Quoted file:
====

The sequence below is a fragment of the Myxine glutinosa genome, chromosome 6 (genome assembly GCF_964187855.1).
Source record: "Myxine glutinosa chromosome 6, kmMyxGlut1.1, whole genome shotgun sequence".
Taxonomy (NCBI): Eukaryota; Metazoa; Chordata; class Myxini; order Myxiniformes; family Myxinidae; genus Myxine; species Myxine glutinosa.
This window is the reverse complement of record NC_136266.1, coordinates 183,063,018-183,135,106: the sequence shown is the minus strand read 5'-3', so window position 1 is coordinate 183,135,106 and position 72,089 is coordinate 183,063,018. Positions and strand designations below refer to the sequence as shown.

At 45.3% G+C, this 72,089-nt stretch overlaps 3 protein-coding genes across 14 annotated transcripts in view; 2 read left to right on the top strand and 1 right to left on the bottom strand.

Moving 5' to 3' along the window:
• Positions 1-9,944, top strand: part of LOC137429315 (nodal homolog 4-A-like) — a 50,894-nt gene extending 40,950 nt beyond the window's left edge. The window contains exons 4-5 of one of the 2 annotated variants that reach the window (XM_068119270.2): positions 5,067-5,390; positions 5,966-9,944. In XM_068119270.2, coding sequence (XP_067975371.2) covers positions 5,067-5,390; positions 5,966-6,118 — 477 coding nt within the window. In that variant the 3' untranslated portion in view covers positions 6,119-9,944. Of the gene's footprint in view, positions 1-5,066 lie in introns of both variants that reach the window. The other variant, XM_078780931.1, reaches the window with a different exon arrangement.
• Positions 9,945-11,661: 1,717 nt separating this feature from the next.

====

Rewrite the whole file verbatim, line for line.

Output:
The sequence below is a fragment of the Myxine glutinosa genome, chromosome 6 (genome assembly GCF_964187855.1).
Source record: "Myxine glutinosa chromosome 6, kmMyxGlut1.1, whole genome shotgun sequence".
Taxonomy (NCBI): Eukaryota; Metazoa; Chordata; class Myxini; order Myxiniformes; family Myxinidae; genus Myxine; species Myxine glutinosa.
This window is the reverse complement of record NC_136266.1, coordinates 183,063,018-183,135,106: the sequence shown is the minus strand read 5'-3', so window position 1 is coordinate 183,135,106 and position 72,089 is coordinate 183,063,018. Positions and strand designations below refer to the sequence as shown.

At 45.3% G+C, this 72,089-nt stretch overlaps 3 protein-coding genes across 14 annotated transcripts in view; 2 read left to right on the top strand and 1 right to left on the bottom strand.

Moving 5' to 3' along the window:
• Positions 1-9,944, top strand: part of LOC137429315 (nodal homolog 4-A-like) — a 50,894-nt gene extending 40,950 nt beyond the window's left edge. The window contains exons 4-5 of one of the 2 annotated variants that reach the window (XM_068119270.2): positions 5,067-5,390; positions 5,966-9,944. In XM_068119270.2, coding sequence (XP_067975371.2) covers positions 5,067-5,390; positions 5,966-6,118 — 477 coding nt within the window. In that variant the 3' untranslated portion in view covers positions 6,119-9,944. Of the gene's footprint in view, positions 1-5,066 lie in introns of both variants that reach the window. The other variant, XM_078780931.1, reaches the window with a different exon arrangement.
• Positions 9,945-11,661: 1,717 nt separating this feature from the next.